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`AMR IBN AL -`AAs
Liberator of Egypt from Rome!
There were three from the Quraish who used to trouble the Messenger of Allah (PBUH) with the
fierceness of their resistance to his call and their torture of his Companions.
The Messenger called them and pleaded to his glorious Lord to inflict them with His punishment,
and while he was calling and inviting, he received the revelation of these noble verses: "The matter is not
in your hands, whether GOD turns to them or chastises them, for surely they are evil doers" (3: 128).
The Messenger's understanding of the verse was that he was to stop calling Allah to punish them
and to leave their affair to Allah alone. Either they would continue their wrongdoing and His punishment
would be inflicted upon them, or He would accept their repentance.
They repented, so His mercy reached them. `Amr Ibn Al-'Aas was one of these three. Allah had
chosen for them the path of repentance and mercy, so He guided them to Islam. He transformed `Amr
Ibn Al-'Aas into a Muslim fighter and into one of the brave leaders of Islam.
In spite of some of `Amr's positions, his point of view of which we cannot be convinced, he played
a role as a glorious Companion; he sacrificed and gave generously; he was a defender and combatant,
and our eyes and our hearts shall continue to open on his countenance, especially here in Egypt. Those
who see in Islam a glorious valuable religion and see in its Messenger a merciful gift and a blessed gift.
Those who see the truthful Messenger who called to Allah according to clear vision and inspired life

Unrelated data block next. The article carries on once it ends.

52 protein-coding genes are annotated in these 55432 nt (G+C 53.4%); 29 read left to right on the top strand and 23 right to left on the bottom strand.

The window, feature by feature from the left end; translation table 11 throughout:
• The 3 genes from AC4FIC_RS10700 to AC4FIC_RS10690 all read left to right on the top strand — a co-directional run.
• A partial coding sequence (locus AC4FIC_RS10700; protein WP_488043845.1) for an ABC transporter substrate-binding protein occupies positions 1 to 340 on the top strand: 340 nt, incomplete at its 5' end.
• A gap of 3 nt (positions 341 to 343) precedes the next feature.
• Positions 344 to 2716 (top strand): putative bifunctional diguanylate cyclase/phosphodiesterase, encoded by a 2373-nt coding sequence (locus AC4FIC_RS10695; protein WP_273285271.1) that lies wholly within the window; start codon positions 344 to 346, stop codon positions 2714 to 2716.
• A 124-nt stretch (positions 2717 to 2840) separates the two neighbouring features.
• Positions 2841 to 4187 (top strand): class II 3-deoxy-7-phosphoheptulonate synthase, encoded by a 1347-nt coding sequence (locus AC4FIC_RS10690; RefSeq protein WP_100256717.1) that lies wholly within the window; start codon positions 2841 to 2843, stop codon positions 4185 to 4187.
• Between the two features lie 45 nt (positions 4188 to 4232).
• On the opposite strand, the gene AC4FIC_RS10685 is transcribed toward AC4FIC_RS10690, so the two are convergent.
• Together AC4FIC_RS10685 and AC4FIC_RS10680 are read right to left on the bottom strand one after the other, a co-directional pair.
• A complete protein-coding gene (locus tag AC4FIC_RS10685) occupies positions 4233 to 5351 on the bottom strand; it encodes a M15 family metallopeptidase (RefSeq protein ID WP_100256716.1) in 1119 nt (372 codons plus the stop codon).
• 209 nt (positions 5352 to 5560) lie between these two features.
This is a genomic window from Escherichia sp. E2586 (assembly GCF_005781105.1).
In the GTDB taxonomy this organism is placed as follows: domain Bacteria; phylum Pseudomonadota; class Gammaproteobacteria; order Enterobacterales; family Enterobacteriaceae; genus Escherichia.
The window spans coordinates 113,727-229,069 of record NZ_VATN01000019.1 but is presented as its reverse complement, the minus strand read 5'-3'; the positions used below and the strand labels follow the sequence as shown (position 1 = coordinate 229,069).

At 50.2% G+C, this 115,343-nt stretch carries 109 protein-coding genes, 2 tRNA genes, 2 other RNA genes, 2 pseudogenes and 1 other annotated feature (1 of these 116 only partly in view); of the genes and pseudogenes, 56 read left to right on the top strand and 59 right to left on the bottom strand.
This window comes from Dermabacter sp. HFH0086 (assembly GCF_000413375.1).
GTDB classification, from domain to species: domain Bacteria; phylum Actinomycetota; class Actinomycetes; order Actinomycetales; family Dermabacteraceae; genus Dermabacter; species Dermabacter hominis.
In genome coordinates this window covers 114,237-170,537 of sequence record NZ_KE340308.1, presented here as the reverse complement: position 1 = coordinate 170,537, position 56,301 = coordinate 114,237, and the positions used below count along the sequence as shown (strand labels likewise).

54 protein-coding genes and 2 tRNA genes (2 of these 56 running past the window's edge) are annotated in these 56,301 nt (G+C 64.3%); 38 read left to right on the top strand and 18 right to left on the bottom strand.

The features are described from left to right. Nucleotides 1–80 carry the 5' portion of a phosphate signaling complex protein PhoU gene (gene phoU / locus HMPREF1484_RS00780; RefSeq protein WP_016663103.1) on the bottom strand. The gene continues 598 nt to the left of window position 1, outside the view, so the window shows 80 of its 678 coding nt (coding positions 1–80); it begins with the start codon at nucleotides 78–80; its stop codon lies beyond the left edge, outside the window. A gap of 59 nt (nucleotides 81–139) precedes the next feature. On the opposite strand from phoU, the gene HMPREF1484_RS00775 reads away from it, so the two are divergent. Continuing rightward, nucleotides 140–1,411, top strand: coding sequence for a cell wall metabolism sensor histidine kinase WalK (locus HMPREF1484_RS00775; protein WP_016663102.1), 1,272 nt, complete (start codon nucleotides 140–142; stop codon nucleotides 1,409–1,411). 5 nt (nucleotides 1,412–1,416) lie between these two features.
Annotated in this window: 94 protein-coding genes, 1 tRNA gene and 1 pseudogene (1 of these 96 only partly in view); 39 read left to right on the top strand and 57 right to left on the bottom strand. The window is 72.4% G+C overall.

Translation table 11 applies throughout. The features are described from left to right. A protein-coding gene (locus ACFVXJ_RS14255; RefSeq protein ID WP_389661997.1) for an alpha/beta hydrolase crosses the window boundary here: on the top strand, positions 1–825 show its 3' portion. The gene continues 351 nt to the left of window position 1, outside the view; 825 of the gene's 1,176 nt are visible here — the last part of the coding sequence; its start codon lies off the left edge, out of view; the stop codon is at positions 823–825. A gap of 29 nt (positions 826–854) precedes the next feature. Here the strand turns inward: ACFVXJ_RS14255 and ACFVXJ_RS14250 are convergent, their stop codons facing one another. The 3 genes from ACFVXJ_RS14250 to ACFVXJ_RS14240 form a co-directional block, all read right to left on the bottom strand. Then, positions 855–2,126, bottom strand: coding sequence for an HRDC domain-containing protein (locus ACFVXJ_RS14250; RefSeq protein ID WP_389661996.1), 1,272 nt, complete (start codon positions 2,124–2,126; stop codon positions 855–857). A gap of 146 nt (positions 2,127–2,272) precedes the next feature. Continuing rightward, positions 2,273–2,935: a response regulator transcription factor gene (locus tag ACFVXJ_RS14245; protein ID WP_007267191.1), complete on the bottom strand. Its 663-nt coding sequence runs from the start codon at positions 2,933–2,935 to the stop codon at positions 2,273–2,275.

abundantly with its sensible conduct, forthrightness and devout piety. Those who carry this faith shall
continue with enhanced allegiance to look to the man whom fate made the cause - for whatever reason -
for the introduction of Islam to Egypt and the guidance of Egypt to Islam. So, blessed is the gift and
blessed is the gift giver.
That is he, `Amr Ibn Al-'Aas. The historians were accustomed to describing `Amr as the conqueror
of Egypt. However, I see in this description an underestimation and an overestimation. Perhaps a more
truthful description of `Amr would be that which we call him, "Liberator of Egypt". For Islam did not
conquer the country with the modern understanding of conquering, but it liberated it from the hegemony
of two imperial powers, two modes of worship of two countries, and the worst punishment, the imperial
power of Persia and the imperial power of Rome.
Egypt, in particular, on the day the advanced guard of Islam appeared, had been plundered by the
Romans, and its inhabitants were resisting without result. When the shouts of believing armies
reverberated over the frontiers of their country, "Allah akbaar! (Allah is the Greatest)" they hastened all
together, in a glorious crowd, toward the coming dawn and embraced it, finding in it liberation from
Caesar and from Rome.
So, `Amr and his men did not conquer Egypt but opened the way for Egypt to attach its destiny to
the truth, tie its fate to justice, and find itself and its reality in the light of the words of Allah and the
principles of Islam. He was careful to separate the inhabitants of Egypt and its Copts away from the army
and keep the fighting restricted between himself and the Romans who occupied the land and robbed the
wealth of its people.
On account of that, we find him talking to the Christian leaders of that day and their high priest. He
said to them, "Indeed Allah sent Muhammad with the truth and ordered him to teach it. The Prophet
carried out his mission, and he died after leaving us on that path, the clear straight path. Among the
things he ordered us to do was to be responsible to the people, so we call you to Islam. Whoever
responds is of us. He has what we have and he has the same rights and obligations as we do. And